Roger? And how did she learn the art of sushi? Read on.
For a number of Joop’s Place fans, Johan is something of a super-hero. For saving the place. The Mols’ sold and Joop’s got a new owner in 2019. It went up again for sale during Covid. With closure pending, it was bought by Johan and Margriet.
They had moved to Umdloti from Pretoria in 2007 to be near Margriet’s late mom. Both at the time were working in telecommunications. She took a voluntary retrenchment during Covid. Runs a guest house and works as a consultant for a water company overseeing franchisees. Johan, a telecom exec, still has his day job. “My office is here now,” the charismatic, passionate, larger-than-life – talking personality and enthusiasm – former military man shares.
He knows and cares about his meat. “I am a hunter and a meat eater. I know that if animals are treated well, they taste better,” he says. He visited farms and suppliers when devising the new menu. Chose Sparta Beef in the Free State as a main supplier and talks about their “phenomenal culling process”. Ellis Park Butchery in Durban North for certain items. “Our chickens, I am so proud of.” Free-range from The Shed in Richmond. “Almost double the price but phenomenal.” Lamb from butcheries in Colesburg and Aliwal North. “Can be quite a schlep to get it here but (that ‘p’ word again) phenomenal.” Head chef Mandla Ntshangase, running the kitchen for two years, has a sterling record from his pre-Joop’s days, including a Vicky Christina (restaurant) and head chef at Moto Cafe.
When they first reopened, hardly anyone was coming in, Johan says. So they started marketing via Facebook to raise awareness. Date-night specials for two. Wine tastings.
He called in Cape Wine Master Karen Bloom to design the wine list. “I love wine but I am not an expert as I am in meat,” he says. “I want the best wine list in Durban – on a par with Ninth Avenue Waterside. That standard.”
The hunting? “I love it. My dad taught me when I was a kid. There are a lot of hunting farms. From Mkuze to Pongola.”
Eland, he says, yields the most meat. These he hunts near Reddersburg in the Free State. “The only thing wasted are the bones,” he says. The horns get mounted. The offal goes to the Cheetah Experience, a non-profit for rescued animals. “When a cat takes an animal in the wild, the gut is the first thing they eat. You can sponsor extra meat and the offal to go there.”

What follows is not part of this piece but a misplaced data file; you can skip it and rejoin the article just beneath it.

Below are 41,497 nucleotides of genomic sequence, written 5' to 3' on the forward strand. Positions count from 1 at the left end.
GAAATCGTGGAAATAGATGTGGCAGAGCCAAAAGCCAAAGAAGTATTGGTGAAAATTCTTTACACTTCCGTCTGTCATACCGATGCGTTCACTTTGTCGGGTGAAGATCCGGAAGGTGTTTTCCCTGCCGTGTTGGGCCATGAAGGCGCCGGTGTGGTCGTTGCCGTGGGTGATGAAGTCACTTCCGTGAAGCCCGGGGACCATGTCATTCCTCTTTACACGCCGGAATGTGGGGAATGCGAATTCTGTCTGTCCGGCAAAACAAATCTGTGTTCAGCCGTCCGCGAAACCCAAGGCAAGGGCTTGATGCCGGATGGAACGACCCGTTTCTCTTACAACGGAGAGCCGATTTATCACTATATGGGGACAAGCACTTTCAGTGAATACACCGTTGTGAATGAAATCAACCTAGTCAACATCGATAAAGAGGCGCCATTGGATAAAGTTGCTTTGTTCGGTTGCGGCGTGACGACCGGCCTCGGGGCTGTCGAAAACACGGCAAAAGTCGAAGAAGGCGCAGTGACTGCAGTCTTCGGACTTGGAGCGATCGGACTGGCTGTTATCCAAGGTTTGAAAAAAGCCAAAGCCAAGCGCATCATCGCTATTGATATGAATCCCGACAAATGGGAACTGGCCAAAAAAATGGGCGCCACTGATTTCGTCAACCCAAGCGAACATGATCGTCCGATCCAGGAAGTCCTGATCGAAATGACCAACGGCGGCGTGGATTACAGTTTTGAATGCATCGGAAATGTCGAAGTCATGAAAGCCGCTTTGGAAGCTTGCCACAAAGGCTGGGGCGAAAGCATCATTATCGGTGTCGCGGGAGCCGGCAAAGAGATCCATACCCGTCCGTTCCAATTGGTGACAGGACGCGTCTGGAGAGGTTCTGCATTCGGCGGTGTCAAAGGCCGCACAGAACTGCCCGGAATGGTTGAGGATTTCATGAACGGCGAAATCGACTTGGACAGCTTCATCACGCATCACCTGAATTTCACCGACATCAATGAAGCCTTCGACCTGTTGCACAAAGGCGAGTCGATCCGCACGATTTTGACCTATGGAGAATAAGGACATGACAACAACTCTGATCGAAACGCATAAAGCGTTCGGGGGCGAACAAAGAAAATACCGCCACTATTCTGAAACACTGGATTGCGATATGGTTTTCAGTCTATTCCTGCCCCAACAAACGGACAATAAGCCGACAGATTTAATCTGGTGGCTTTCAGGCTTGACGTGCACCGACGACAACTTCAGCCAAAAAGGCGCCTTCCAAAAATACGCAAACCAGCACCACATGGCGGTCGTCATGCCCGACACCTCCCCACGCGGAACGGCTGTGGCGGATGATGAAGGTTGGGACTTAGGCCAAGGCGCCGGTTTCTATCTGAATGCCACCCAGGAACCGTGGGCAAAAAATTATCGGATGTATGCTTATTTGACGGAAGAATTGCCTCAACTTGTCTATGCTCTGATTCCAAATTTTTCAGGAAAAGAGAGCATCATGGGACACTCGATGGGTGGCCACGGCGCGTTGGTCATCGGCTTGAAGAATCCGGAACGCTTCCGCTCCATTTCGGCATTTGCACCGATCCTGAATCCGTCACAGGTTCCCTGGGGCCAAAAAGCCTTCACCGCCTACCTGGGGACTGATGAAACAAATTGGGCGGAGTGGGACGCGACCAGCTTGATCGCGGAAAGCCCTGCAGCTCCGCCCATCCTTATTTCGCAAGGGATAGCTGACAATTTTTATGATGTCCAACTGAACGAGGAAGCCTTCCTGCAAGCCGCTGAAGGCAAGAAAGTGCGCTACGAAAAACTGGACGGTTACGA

“I’ve hunted every piece of game we’ve served at Joop’s. They cut it up for us into large pieces at the farm. From there, the butchering is done here.”
A lot of people are keen to do their new “Joop’s challenge”, which involves eating a T-bone steak that is 2.5kg raw and 2.2kg cooked. It comes with chips, pumpkin, spinach and onion rings. “There have been about 50 attempts and six guys have finished it all.”
Those who succeed get a “Joop’s legend” T-shirt and their names, not quite in lights, but recorded for posterity on a special wooden board.
The gargantuan meal costs R490. And it’s not reserved for the challenge.
“Anyone can order it. It’s great to share. For a family of four, it’s truly great value for money.”
Serah, next door, has been cooking traditional Thai food since age seven when, having watched her mom and older sister in the family’s small kitchen, she surprised her mom with a chicken green curry “made from scratch”.
“Not too bad,” she was told. “But better you learn things at school.”
She kept cooking through school. Then, seeing the potential for good jobs in hotels in Bangkok, she did a chef’s course. And took English classes. And on graduation started in the kitchen of a sports club.
After four years there she moved on to two (yes, two) top Bangkok hotels: the Ambassador and the Dusit Thani Hotel. She’d applied to be a Thai food chef at both, landed both jobs, so took them both. “I had two children by then and wanted to do my best for them; to send them to good schools.”
For two years, she worked full-time at both. “Eight hours, eight hours.”